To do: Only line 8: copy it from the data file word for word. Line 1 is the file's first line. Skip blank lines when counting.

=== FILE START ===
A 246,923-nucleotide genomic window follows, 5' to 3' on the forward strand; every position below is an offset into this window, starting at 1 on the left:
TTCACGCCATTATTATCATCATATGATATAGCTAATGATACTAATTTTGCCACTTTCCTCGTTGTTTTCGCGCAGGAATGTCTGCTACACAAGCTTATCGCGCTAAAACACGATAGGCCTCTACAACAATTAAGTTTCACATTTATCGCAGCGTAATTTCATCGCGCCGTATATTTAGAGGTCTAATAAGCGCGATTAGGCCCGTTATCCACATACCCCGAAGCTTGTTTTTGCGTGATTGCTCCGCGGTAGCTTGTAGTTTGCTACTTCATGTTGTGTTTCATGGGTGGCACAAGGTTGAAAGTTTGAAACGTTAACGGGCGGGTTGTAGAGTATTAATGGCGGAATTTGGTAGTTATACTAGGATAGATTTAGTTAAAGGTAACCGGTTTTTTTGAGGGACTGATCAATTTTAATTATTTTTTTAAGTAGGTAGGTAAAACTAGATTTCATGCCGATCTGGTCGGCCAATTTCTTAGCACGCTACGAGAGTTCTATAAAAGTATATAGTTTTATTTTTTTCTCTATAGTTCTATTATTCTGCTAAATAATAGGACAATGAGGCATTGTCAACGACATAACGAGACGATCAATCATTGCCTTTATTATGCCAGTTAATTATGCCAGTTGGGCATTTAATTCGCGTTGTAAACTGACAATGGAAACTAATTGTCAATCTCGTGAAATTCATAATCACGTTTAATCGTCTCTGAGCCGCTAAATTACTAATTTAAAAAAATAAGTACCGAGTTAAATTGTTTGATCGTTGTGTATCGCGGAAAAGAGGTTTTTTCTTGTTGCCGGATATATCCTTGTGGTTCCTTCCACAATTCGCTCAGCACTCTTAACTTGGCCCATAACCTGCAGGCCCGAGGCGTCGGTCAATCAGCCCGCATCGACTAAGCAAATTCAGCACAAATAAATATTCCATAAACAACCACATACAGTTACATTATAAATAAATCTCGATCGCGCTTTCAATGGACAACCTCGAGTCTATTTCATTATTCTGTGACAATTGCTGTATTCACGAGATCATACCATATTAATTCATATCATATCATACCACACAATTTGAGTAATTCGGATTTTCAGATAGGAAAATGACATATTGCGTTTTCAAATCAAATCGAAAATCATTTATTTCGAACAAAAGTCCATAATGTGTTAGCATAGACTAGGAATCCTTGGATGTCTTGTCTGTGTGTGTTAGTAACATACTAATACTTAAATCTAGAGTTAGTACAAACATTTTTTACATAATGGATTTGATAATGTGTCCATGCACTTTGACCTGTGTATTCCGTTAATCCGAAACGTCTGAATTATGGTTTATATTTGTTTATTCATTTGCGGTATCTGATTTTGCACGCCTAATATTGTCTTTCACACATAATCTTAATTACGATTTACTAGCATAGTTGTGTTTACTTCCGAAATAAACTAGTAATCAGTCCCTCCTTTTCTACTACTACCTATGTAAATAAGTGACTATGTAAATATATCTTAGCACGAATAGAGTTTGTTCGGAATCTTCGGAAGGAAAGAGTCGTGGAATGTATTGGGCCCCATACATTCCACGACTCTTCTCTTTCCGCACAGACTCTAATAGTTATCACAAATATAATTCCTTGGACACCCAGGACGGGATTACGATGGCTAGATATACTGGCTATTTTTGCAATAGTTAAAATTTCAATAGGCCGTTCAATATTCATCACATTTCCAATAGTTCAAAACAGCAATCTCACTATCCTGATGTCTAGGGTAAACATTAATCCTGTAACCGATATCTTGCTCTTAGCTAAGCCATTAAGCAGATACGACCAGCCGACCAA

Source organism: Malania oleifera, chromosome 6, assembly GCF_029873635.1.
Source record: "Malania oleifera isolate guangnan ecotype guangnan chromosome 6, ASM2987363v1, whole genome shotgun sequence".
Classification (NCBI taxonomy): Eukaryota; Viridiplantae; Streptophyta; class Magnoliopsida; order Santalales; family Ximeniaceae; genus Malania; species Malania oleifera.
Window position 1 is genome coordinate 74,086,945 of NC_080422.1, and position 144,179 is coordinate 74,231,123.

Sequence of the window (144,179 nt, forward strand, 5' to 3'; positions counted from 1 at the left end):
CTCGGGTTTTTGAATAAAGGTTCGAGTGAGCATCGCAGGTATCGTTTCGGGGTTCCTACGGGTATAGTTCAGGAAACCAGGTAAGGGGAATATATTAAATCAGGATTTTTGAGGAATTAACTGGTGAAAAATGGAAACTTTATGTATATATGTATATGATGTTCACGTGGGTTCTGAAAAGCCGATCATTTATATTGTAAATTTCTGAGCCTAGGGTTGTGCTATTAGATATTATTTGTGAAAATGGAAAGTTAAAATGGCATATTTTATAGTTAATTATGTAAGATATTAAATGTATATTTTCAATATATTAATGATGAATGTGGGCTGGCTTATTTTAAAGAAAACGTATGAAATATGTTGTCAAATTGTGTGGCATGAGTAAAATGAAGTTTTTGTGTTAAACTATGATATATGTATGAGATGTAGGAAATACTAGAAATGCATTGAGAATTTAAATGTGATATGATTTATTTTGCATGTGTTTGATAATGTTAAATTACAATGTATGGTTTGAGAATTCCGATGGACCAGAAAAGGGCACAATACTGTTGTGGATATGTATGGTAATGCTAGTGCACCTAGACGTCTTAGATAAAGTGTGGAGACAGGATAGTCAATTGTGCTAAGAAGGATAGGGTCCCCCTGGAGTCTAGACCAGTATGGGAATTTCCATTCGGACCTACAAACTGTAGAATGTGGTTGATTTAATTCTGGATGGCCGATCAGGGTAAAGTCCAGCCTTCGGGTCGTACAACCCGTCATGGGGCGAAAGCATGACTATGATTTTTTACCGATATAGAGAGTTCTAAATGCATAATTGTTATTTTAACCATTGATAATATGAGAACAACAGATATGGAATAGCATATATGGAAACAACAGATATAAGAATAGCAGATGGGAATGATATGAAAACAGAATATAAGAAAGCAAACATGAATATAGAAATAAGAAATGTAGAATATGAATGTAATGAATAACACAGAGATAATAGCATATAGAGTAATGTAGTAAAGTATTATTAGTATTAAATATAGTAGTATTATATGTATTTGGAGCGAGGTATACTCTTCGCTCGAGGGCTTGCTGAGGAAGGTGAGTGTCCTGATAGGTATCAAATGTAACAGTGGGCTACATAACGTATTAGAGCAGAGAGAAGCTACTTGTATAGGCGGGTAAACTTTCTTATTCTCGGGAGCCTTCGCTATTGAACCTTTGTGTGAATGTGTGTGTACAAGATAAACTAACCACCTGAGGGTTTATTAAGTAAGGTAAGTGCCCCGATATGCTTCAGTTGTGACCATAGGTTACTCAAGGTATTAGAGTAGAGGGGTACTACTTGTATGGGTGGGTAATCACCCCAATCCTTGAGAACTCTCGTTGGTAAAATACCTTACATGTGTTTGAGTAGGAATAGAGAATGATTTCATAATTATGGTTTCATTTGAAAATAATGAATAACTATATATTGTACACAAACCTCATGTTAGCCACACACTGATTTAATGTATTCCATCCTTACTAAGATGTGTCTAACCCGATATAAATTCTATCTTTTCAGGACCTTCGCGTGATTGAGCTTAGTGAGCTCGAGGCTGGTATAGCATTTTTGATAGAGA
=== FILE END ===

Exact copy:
CTCGGGTTTTTGAATAAAGGTTCGAGTGAGCATCGCAGGTATCGTTTCGGGGTTCCTACGGGTATAGTTCAGGAAACCAGGTAAGGGGAATATATTAAATCAGGATTTTTGAGGAATTAACTGGTGAAAAATGGAAACTTTATGTATATATGTATATGATGTTCACGTGGGTTCTGAAAAGCCGATCATTTATATTGTAAATTTCTGAGCCTAGGGTTGTGCTATTAGATATTATTTGTGAAAATGGAAAGTTAAAATGGCATATTTTATAGTTAATTATGTAAGATATTAAATGTATATTTTCAATATATTAATGATGAATGTGGGCTGGCTTATTTTAAAGAAAACGTATGAAATATGTTGTCAAATTGTGTGGCATGAGTAAAATGAAGTTTTTGTGTTAAACTATGATATATGTATGAGATGTAGGAAATACTAGAAATGCATTGAGAATTTAAATGTGATATGATTTATTTTGCATGTGTTTGATAATGTTAAATTACAATGTATGGTTTGAGAATTCCGATGGACCAGAAAAGGGCACAATACTGTTGTGGATATGTATGGTAATGCTAGTGCACCTAGACGTCTTAGATAAAGTGTGGAGACAGGATAGTCAATTGTGCTAAGAAGGATAGGGTCCCCCTGGAGTCTAGACCAGTATGGGAATTTCCATTCGGACCTACAAACTGTAGAATGTGGTTGATTTAATTCTGGATGGCCGATCAGGGTAAAGTCCAGCCTTCGGGTCGTACAACCCGTCATGGGGCGAAAGCATGACTATGATTTTTTACCGATATAGAGAGTTCTAAATGCATAATTGTTATTTTAACCATTGATAATATGAGAACAACAGATATGGAATAGCATATATGGAAACAACAGATATAAGAATAGCAGATGGGAATGATATGAAAACAGAATATAAGAAAGCAAACATGAATATAGAAATAAGAAATGTAGAATATGAATGTAATGAATAACACAGAGATAATAGCATATAGAGTAATGTAGTAAAGTATTATTAGTATTAAATATAGTAGTATTATATGTATTTGGAGCGAGGTATACTCTTCGCTCGAGGGCTTGCTGAGGAAGGTGAGTGTCCTGATAGGTATCAAATGTAACAGTGGGCTACATAACGTATTAGAGCAGAGAGAAGCTACTTGTATAGGCGGGTAAACTTTCTTATTCTCGGGAGCCTTCGCTATTGAACCTTTGTGTGAATGTGTGTGTACAAGATAAACTAACCACCTGAGGGTTTATTAAGTAAGGTAAGTGCCCCGATATGCTTCAGTTGTGACCATAGGTTACTCAAGGTATTAGAGTAGAGGGGTACTACTTGTATGGGTGGGTAATCACCCCAATCCTTGAGAACTCTCGTTGGTAAAATACCTTACATGTGTTTGAGTAGGAATAGAGAATGATTTCATAATTATGGTTTCATTTGAAAATAATGAATAACTATATATTGTACACAAACCTCATGTTAGCCACACACTGATTTAATGTATTCCATCCTTACTAAGATGTGTCTAACCCGATATAAATTCTATCTTTTCAGGACCTTCGCGTGATTGAGCTTAGTGAGCTCGAGGCTGGTATAGCATTTTTGATAGAGA